International women leaders at WECAN event. Photo via Leo Sacha.
On December 8, 2014, a group of extraordinary women leaders gathered in Lima, Peru to speak out against issues of social and ecologic injustice, and to share stories and plans of action for building a livable, equitable world.
‘Women Leading Solutions on the Frontlines of Climate Change-Lima’ was hosted by the Women’s Earth and Climate Action Network (WECAN International) as part of the mobilization surrounding the UNFCCC COP20 climate negotiations, held in Lima that same week. Crucially, the event created a platform to bring to the forefront some of the voices that have been historically excluded, particularly those of Indigenous women.
The event opened with a powerful welcome ceremony, led by Eda Zavala, an Indigenous leader from Tarapoto, Peru.
Eda Zavala of Tarapoto, Peru. Photo via Amazon Watch.
WECAN International Co-Founder and Executive Director, Osprey Orielle Lake, introduced the event,
Osprey Orielle Lake, WECAN International Executive Director.
“We are here today to explore what we, as women from different parts of the world, can do to accelerate our collective efforts to stop extractivism and protect our lands and children’s future. How can we as women connect more deeply in our defense and protection of the web of life and the Earth in the face of climate change and dangerous economic and legal frameworks? How can women of the Global South and North work in deeper collaboration, and how can we recognize and act upon the historic responsibilities of industrialized countries and so-called wealthier communities? Indigenous and frontline communities are where we must focus our efforts, and we acknowledge with deep respect and fierce outrage the threats and crimes against defenders of the land.”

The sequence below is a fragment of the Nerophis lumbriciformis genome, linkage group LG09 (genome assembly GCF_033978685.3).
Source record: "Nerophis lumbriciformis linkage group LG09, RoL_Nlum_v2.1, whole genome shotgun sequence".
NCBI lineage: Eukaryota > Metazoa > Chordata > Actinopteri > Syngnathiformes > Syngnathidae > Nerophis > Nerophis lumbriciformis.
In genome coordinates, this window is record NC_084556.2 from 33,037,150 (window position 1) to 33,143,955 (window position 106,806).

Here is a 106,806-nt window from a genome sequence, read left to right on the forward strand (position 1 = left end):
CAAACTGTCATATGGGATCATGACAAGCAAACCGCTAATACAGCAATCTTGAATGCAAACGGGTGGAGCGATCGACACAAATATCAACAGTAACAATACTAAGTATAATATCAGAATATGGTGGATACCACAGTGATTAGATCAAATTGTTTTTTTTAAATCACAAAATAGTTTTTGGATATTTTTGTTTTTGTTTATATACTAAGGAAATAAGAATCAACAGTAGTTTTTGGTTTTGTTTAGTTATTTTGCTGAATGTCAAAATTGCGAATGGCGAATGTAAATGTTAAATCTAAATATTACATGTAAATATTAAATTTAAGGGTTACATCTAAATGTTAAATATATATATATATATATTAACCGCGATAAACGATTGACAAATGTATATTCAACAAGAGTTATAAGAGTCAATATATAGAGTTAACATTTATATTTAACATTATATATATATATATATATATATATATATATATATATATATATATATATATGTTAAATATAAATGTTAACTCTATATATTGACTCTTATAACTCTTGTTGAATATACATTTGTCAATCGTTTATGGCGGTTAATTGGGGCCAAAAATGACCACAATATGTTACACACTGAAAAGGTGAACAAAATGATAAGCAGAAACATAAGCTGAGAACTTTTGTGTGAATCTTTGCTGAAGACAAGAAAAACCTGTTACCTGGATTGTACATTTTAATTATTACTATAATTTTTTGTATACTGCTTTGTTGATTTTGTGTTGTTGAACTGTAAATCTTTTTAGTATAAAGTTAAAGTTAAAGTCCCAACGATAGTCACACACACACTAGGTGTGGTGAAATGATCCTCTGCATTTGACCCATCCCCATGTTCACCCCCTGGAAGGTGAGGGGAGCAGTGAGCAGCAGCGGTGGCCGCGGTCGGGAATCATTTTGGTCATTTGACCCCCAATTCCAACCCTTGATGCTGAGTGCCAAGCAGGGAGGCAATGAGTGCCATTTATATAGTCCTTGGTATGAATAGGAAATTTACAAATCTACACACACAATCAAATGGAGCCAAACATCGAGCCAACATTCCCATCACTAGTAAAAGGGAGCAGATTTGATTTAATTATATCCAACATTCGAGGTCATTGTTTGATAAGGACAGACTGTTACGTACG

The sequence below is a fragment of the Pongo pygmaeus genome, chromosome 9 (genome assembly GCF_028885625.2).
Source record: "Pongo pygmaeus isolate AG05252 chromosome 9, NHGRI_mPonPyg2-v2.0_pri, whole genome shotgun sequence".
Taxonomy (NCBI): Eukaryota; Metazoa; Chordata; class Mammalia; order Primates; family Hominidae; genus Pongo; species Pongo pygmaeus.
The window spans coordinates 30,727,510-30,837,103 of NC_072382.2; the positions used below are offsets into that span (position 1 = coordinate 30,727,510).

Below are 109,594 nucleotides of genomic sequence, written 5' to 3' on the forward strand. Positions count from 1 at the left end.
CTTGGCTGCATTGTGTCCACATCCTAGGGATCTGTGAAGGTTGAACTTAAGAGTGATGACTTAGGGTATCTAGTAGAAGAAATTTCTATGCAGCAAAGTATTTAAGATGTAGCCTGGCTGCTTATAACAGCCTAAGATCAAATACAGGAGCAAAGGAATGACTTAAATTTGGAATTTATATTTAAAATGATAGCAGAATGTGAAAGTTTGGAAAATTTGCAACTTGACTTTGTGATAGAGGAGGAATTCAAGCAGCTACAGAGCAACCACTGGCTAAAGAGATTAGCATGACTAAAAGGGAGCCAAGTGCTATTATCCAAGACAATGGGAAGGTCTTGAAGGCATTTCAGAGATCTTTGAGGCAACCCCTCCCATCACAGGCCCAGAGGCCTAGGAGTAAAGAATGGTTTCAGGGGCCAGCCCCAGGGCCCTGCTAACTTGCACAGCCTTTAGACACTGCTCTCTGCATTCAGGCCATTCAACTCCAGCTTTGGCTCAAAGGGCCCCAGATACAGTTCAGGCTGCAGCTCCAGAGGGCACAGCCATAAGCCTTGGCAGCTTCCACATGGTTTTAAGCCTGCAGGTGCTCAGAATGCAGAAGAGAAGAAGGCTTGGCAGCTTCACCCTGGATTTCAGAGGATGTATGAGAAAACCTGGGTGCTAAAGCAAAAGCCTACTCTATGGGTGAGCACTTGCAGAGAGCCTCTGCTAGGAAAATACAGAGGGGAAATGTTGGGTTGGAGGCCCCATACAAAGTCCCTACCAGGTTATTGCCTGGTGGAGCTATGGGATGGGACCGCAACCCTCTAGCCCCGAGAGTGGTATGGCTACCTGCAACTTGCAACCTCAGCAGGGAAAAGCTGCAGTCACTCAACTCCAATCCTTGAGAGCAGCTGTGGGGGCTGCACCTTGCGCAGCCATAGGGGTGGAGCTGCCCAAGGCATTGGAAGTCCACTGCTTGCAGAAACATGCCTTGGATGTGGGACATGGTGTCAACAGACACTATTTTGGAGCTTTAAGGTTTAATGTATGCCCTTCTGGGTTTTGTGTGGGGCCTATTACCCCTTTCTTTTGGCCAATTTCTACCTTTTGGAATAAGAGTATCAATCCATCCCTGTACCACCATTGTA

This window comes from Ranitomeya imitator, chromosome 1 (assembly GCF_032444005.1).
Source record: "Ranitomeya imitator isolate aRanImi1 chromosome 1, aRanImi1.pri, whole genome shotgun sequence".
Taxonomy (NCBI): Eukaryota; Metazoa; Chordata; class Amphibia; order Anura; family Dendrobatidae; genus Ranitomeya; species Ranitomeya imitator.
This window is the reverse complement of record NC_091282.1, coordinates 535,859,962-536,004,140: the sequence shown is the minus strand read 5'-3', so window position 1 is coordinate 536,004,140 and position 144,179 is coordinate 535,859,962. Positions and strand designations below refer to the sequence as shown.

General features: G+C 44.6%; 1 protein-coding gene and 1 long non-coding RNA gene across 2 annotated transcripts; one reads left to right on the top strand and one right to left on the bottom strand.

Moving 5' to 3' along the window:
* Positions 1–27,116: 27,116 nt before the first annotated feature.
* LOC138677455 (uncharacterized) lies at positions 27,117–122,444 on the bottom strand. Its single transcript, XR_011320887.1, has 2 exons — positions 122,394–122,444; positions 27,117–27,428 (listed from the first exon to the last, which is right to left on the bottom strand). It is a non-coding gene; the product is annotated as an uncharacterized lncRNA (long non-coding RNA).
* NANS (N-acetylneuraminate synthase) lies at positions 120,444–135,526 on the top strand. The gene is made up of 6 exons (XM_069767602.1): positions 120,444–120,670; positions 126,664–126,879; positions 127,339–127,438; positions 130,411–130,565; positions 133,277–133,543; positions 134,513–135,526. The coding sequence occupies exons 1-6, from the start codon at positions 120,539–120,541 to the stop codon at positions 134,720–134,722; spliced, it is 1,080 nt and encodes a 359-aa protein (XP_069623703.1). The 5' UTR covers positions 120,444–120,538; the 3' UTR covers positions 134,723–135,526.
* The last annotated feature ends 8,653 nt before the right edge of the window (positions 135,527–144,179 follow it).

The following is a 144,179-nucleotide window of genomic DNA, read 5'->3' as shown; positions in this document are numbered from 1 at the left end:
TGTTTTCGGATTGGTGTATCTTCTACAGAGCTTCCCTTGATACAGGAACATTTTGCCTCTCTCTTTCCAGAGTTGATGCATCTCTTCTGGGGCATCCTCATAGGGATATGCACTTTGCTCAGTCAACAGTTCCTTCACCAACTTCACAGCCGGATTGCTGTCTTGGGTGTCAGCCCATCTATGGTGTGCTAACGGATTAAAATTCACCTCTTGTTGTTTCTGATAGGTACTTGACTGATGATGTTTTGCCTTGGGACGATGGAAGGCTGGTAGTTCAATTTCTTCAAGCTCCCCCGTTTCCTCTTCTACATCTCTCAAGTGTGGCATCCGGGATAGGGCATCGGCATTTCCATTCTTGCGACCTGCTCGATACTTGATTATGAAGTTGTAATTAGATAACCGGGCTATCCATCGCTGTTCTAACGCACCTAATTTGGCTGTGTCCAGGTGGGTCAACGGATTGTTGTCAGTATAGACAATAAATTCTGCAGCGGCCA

“Foundationally, how we treat the Earth is how we treat women. Violence against the Earth, begets violence against women…Women comprise about 20 million of the 26 million people estimated to have been displaced by climate change, and yet, while women continue to suffer disproportionately, they also stand on the frontlines of global efforts to revision our world and build real solutions,” Lake explained.
Bianca Jagger, social and human rights advocate, and Founder and Chair of the Bianca Jagger Human Rights Foundation, presented further opening remarks focusing on the importance of women’s leadership and solidarity with frontline communities worldwide. Please see Ms. Jagger’s important analysis of COP20 and her participation in the WECAN event here.
Bianca Jagger of the Bianca Jagger Human Rights Foundation and Sonia Guajajara, National Coordinator of Brazil’s Association of Indigenous Peoples, Maranhão. Brazil. Photo via Amazon Watch.
Following opening remarks, panel sessions moderated by Leila Salazar-Lopez, Program Director at Amazon Watch, and Lake of WECAN International began, featuring women land-defenders sharing their experiences and solutions.
Gloria Ushigua, President of the Association of Sapara Women in Ecuador denounced the destruction caused by the oil industry’s steady encroachment on her people’s territory. Poignantly, Gloria explained the devastation of the Earth and the health, security, and wellbeing of Amazonian communities as a direct result of misconceived notions of development and progress.
Hueiya Alicia Cahuiya Iteca, Vice President of the Huaorani nationality of Ecuador, detailed her fight for an immediate end to all oil exploration and drilling in Yasuni National Park, one of the world’s most important biodiversity hotspots, and home to an incredible array of cultures and communities. Yasuni is one of the few places in the region that thrived during the last ice age, and, quite extraordinarily, is one of the few expected to withstand extreme future climate changes.
Despite this, the Ecuadorian government and foreign and national companies are pushing into this previously ‘intangible’ zone, compromising the very survival of the land and its people.